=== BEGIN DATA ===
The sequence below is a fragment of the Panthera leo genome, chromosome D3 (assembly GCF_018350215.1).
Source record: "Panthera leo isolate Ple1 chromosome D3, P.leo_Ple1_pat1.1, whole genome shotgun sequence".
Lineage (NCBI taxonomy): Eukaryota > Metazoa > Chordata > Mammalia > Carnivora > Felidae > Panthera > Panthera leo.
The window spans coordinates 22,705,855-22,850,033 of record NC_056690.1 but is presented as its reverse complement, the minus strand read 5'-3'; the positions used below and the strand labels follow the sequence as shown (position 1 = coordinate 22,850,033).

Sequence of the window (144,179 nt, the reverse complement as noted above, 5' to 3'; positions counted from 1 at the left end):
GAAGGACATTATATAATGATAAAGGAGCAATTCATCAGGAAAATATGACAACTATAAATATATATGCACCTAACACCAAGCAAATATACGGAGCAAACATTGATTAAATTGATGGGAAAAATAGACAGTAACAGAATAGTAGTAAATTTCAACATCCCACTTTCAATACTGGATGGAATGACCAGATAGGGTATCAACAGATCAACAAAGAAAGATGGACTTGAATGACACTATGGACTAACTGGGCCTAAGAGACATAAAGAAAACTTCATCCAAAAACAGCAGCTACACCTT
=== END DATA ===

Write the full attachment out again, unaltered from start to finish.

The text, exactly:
The sequence below is a fragment of the Panthera leo genome, chromosome D3 (assembly GCF_018350215.1).
Source record: "Panthera leo isolate Ple1 chromosome D3, P.leo_Ple1_pat1.1, whole genome shotgun sequence".
Lineage (NCBI taxonomy): Eukaryota > Metazoa > Chordata > Mammalia > Carnivora > Felidae > Panthera > Panthera leo.
The window spans coordinates 22,705,855-22,850,033 of record NC_056690.1 but is presented as its reverse complement, the minus strand read 5'-3'; the positions used below and the strand labels follow the sequence as shown (position 1 = coordinate 22,850,033).

Sequence of the window (144,179 nt, the reverse complement as noted above, 5' to 3'; positions counted from 1 at the left end):
GAAGGACATTATATAATGATAAAGGAGCAATTCATCAGGAAAATATGACAACTATAAATATATATGCACCTAACACCAAGCAAATATACGGAGCAAACATTGATTAAATTGATGGGAAAAATAGACAGTAACAGAATAGTAGTAAATTTCAACATCCCACTTTCAATACTGGATGGAATGACCAGATAGGGTATCAACAGATCAACAAAGAAAGATGGACTTGAATGACACTATGGACTAACTGGGCCTAAGAGACATAAAGAAAACTTCATCCAAAAACAGCAGCTACACCTT